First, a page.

He got away with for so long for the same reason that Weinstein, and Lauer, and Clinton and Epstein did because he is a Liberal Democrat who has supported the liberal democrat cause and those who knew what was going on, and I’m sure like Weinstein et all there were plenty in politics, in media, in entertainment and in government, considered him useful a source of money or power and influence and both

At best a lot of folks on the left are in denial at the moment worst they are covering themselves with phony displays of shock and disbelief.

Now I don’t know Ms. Spiers, it’s possible that she knew all about Cuomo and Weinstein, and Lauer and others it’s possible that she heard rumors and ignored them and it’s even possible that she knew absolutely nothing Cuomo and all the there. I have no idea one way or the other, but there is one thing I do know.

I know that sooner or later another prominent Democrat pol, or operative or donor who has spent years doing exactly what Cuomo was doing will suddenly no longer be useful to the party and when that time comes we will see another opinion piece by another New York Liberal titled: How did they get away with it for so long.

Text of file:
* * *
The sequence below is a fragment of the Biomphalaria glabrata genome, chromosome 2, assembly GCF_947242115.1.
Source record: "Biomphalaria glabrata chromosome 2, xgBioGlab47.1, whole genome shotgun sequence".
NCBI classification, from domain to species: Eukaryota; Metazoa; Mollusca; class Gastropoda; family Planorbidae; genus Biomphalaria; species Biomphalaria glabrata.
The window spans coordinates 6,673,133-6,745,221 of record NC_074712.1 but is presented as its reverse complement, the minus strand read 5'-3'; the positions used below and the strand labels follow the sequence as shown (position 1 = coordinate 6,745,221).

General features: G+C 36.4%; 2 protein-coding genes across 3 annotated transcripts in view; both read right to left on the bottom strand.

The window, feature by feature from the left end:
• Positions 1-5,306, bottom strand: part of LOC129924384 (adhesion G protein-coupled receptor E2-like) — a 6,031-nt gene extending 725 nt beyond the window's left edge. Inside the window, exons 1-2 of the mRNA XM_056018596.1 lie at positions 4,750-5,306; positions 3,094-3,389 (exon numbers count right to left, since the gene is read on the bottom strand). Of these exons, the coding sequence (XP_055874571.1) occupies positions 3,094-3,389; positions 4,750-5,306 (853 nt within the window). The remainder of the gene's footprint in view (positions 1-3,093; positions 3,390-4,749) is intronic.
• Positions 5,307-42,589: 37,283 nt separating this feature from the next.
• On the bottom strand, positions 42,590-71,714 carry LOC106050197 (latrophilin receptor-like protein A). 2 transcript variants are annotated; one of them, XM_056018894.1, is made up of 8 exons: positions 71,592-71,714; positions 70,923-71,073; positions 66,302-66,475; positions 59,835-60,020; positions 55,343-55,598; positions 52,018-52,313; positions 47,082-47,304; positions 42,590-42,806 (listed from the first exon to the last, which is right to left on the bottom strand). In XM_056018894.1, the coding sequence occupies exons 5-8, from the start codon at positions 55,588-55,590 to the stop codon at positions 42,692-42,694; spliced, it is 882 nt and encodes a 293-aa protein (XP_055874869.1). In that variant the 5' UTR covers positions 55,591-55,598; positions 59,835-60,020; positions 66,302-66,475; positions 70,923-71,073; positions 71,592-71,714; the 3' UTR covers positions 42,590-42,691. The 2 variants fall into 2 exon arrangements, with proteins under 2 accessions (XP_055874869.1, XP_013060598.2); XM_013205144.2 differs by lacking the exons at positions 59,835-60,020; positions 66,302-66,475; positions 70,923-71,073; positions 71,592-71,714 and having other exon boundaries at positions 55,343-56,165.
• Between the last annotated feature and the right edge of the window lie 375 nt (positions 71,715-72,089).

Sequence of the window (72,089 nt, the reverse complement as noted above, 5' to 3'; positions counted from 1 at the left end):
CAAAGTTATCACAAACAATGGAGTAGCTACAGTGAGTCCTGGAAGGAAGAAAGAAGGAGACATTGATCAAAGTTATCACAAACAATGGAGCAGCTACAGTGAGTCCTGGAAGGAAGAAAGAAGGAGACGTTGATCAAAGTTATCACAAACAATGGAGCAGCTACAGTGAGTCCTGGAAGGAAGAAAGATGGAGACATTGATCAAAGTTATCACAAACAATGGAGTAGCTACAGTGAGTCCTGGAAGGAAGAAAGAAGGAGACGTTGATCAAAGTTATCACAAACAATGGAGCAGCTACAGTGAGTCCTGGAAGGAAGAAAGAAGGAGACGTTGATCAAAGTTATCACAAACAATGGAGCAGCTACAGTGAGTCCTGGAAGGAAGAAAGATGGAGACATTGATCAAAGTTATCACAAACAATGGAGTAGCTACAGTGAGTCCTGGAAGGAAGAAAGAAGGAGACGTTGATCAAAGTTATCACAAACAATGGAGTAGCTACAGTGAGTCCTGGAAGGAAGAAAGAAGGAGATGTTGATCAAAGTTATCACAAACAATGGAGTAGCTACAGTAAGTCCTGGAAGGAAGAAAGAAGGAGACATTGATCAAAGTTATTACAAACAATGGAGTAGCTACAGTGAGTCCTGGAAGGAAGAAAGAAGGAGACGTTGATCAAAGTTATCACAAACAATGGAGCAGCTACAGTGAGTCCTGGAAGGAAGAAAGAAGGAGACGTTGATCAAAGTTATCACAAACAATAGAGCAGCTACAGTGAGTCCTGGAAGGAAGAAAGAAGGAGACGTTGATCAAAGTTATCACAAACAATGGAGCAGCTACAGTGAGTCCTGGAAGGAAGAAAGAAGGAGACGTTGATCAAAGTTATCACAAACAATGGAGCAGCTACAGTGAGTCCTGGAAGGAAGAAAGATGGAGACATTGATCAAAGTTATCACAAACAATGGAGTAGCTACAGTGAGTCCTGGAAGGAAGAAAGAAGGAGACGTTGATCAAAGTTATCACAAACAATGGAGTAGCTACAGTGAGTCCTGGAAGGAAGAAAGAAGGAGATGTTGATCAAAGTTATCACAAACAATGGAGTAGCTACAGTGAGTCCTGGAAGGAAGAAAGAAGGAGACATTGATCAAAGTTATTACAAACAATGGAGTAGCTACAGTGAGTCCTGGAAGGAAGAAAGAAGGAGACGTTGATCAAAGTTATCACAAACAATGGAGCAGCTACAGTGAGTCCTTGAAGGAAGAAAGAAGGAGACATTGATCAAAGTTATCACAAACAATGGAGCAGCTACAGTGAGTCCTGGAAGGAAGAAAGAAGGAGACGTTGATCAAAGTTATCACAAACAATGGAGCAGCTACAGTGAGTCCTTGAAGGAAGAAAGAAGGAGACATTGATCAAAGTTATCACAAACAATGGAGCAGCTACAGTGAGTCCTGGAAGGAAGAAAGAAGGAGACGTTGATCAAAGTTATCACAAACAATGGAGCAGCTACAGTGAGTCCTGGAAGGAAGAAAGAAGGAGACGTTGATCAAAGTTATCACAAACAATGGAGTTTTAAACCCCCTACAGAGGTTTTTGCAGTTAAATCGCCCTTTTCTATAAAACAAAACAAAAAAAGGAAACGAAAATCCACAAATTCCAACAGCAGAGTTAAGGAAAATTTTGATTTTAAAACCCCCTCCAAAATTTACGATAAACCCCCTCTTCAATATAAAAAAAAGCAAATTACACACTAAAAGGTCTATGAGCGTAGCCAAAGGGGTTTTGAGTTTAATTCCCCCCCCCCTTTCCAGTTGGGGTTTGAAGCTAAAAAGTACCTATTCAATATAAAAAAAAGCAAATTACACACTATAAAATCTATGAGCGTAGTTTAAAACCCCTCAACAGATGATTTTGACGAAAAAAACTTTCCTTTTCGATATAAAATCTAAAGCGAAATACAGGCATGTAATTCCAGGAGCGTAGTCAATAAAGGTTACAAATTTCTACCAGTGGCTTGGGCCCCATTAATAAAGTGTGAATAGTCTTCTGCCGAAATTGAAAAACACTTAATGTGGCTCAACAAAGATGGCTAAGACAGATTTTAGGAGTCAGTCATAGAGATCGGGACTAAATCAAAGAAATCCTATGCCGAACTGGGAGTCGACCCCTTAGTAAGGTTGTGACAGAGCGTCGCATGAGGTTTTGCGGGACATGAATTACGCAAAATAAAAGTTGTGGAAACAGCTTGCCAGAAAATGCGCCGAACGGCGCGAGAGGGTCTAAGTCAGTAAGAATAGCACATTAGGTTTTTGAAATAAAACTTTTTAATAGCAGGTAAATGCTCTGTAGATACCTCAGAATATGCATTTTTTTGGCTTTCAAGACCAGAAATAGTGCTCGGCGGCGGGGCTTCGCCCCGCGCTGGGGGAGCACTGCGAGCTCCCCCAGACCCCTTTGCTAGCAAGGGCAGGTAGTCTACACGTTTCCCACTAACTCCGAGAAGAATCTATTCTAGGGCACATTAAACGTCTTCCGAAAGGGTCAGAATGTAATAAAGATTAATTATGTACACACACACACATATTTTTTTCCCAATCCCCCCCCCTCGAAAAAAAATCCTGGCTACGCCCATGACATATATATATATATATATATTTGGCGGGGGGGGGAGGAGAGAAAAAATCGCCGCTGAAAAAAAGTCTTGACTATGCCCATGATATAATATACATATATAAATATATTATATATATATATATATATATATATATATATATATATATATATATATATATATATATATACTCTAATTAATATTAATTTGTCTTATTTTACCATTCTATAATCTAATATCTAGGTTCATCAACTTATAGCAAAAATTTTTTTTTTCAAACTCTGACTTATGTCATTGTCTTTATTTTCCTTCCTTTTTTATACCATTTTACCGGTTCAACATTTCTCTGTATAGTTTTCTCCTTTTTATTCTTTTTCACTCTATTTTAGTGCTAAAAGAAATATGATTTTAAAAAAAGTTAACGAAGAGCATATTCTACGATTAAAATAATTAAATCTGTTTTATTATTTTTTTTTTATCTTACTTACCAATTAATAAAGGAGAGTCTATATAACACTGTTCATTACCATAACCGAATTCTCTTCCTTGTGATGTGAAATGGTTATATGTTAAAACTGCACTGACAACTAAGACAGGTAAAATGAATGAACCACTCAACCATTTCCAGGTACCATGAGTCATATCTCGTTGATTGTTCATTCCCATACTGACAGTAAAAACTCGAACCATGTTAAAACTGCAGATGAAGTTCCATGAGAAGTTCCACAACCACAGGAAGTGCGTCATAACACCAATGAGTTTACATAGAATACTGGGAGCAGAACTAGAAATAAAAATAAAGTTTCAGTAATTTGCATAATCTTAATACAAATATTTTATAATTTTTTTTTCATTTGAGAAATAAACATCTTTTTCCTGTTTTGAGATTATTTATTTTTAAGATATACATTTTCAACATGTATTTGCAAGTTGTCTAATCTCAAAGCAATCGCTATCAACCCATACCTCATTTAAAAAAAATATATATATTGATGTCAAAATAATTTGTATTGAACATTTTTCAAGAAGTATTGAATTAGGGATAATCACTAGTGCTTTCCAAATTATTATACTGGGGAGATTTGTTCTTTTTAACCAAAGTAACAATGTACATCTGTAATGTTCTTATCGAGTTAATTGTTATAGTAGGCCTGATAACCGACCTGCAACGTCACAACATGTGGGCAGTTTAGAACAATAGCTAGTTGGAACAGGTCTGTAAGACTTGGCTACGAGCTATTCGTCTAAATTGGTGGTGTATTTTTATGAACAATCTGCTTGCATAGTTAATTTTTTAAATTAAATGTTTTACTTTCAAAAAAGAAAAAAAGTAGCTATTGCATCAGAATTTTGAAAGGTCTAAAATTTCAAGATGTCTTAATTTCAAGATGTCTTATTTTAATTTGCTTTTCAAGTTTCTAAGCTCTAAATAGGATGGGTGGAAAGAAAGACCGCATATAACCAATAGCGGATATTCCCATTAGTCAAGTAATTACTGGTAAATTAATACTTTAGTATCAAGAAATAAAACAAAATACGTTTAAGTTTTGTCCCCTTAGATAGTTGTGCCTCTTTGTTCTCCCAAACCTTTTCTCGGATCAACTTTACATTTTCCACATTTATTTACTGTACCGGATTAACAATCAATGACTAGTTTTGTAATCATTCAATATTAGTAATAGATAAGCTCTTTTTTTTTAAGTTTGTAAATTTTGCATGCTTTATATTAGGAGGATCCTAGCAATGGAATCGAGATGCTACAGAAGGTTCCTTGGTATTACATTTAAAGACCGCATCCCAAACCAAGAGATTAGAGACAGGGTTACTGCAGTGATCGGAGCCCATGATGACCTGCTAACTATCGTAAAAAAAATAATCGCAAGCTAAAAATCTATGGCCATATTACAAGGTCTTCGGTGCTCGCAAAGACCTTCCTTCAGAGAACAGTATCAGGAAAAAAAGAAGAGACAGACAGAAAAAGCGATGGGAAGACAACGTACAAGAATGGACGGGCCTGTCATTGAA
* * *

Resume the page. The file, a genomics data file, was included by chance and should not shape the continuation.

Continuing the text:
Unexpectedly of course.

Electronic monitoring for violent criminals in Chicago and Cook County is a failure

By John Ruberry

The far-left has taken over many elected prosecutor’s offices, including Chesa Boudin in San Francisco, George Gascon in Los Angeles County, Marilyn Mosby in Baltimore, and Kim Foxx in Cook County, where Chicago is the county seat.

As I sadly live in Crook County I’m going focus on Foxx, Cook County’s state’s attorney and Jussie Smollett’s protector, who among other things, refuses to prosecute shoplifters with a felony unless they are accused of stealing merchandise worth more than $1,000.

Foxx is also a huge supporter of electronic monitoring of criminal suspects.